TRAVIS YOUNG was raised in Garden City, KS as a first generation American from his two Vietnamese immigrant parents. His work, and approach to photography, shows a balance between eastern and western based cultures. Travis’s creative eye, wealth of knowledge and positive attitude have earned him clients ranging from large commercial agencies, design studios, the automotive industry and various sports clients like the Kansas City Chiefs and Kansas Jayhawks.
YOU GREW UP IN GARDEN CITY, KANSAS AND OFTEN FEATURE THE CITY IN YOUR WORK. HOW HAS THAT COMMUNITY INFLUENCED YOU?
I didn’t realize how important Garden City, KS was going to be to me, let alone, to my work, until after I left the town for college. Garden City is a minority-majority town. It’s known to be one of the most diverse places in Kansas opening its homes to all kinds of cultures.
When I left for college, for the first time in my life I realized I was a minority. I knew I was a minority, I just never really had a moment to sit myself down and figure out what that actually meant to me and the rest of the world, especially here in America. After I realized this, every time I went back home to Garden I felt like I needed to photograph it. Figure out who I was as a minority in America and what that meant, if anything at all. I wanted to observe and analyze what brought my family to Garden City and document my findings in the town that cultured this rare existence in Kansas.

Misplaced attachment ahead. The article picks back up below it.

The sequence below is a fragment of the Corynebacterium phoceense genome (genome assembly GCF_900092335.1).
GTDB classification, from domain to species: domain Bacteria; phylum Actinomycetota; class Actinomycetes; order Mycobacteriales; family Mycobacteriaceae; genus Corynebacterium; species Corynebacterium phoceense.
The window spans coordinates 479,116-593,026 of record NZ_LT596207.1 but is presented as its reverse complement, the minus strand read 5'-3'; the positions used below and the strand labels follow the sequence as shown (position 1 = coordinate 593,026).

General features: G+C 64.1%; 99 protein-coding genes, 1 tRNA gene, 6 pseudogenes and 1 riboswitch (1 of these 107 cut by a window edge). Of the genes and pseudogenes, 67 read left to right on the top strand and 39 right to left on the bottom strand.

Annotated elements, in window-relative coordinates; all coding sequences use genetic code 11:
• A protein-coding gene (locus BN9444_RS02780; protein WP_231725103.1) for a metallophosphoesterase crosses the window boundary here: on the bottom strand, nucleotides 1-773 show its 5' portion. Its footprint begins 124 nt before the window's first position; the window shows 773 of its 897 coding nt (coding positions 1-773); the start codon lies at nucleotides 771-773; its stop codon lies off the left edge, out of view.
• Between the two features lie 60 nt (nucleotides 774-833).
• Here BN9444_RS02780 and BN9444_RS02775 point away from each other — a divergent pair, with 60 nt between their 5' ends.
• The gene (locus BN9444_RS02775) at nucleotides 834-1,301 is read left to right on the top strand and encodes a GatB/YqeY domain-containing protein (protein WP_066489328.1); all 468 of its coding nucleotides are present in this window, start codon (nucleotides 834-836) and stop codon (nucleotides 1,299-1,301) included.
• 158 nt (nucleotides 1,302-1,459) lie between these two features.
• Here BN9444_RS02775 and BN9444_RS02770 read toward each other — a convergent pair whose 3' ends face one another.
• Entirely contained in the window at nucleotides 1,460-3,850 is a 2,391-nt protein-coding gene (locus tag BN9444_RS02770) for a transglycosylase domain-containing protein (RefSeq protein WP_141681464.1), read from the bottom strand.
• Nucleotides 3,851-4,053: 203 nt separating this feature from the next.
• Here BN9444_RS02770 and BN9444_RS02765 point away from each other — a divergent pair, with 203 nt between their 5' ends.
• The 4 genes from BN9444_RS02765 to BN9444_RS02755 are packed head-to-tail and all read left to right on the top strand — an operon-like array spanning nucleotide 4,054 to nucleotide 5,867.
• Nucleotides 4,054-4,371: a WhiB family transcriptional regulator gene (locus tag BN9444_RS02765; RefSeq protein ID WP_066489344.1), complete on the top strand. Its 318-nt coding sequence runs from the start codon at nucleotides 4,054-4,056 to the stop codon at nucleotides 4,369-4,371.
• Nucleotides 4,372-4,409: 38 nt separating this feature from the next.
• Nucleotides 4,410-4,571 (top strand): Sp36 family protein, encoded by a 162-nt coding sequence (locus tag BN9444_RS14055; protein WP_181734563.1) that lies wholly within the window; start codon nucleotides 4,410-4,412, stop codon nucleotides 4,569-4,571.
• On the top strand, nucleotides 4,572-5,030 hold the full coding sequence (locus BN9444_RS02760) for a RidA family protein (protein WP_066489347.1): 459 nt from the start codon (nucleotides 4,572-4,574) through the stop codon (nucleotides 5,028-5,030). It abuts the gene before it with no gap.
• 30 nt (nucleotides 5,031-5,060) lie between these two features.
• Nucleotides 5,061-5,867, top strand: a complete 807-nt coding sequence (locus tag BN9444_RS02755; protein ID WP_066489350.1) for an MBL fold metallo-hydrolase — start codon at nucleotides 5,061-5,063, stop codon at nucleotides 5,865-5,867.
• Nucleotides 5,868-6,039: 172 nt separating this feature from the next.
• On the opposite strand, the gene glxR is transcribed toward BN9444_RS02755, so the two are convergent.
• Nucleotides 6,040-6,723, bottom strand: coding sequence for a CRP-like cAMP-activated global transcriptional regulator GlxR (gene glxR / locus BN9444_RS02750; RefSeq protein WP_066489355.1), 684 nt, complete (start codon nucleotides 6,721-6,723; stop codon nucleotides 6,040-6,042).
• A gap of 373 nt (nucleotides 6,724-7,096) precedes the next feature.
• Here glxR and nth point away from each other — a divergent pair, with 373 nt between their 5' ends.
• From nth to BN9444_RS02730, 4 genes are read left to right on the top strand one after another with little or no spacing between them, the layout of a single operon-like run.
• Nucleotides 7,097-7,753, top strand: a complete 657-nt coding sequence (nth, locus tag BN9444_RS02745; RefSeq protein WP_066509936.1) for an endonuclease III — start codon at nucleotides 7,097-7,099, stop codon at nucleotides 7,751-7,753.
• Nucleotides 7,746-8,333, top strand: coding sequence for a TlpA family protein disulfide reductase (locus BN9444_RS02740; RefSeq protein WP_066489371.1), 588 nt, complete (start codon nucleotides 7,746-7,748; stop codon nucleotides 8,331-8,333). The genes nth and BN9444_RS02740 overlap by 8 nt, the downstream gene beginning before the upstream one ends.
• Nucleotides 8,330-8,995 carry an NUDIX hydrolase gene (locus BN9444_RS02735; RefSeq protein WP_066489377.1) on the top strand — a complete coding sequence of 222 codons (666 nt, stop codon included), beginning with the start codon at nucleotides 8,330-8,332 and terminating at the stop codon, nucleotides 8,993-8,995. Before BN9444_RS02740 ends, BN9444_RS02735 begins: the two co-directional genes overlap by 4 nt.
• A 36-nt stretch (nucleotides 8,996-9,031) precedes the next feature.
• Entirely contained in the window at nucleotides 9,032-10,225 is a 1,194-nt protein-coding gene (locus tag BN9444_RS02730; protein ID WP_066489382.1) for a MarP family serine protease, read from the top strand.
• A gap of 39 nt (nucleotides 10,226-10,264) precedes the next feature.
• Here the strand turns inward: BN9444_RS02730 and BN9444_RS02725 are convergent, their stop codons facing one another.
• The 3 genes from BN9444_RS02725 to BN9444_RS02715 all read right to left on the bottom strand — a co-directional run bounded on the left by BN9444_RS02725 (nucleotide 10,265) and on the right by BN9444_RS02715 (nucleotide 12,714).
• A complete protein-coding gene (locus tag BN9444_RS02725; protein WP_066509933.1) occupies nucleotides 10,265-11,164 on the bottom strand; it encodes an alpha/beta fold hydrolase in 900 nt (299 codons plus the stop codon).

I tried to figure out, journal and translate bits and pieces of my hometown with my camera to figure out who I am and where I had come from. That town shaped me into who I am as a proud minority who was fortunate enough to grab a piece of that American pie, get an education, get cultured in things as stereotypical as piano and just participate in all of these amazing things my parents probably would’ve never even dreamt about when they were growing up in their country.
YOUR PARENTS ARE FROM VIETNAM AND YOU’RE THE FIRST GENERATION OF YOUR FAMILY TO GROW UP IN THE UNITED STATES. HOW DOES THE MIX OF EASTERN AND WESTERN CULTURES INFLUENCE YOU?
With my Kung Fu Movie Stills project, I was photographing the struggles within my identities. Figuring out who I was, who I wasn’t, what I’m thought to be and not just me but also my parents and culture as a whole. It was through this project that I realized the weight of the fact that I was the first person in my family born on American soil. I was the first American by birth in my family and I realized that it wasn’t as simple as one culture trying to wash away the other or picking a winning side. I realized that both could coexist in a new hybrid. My parents are Vietnamese. I was born American. But being the first American in the family didn’t mean I wasn’t Vietnamese. I was the start of something very new, a Vietnamese-American.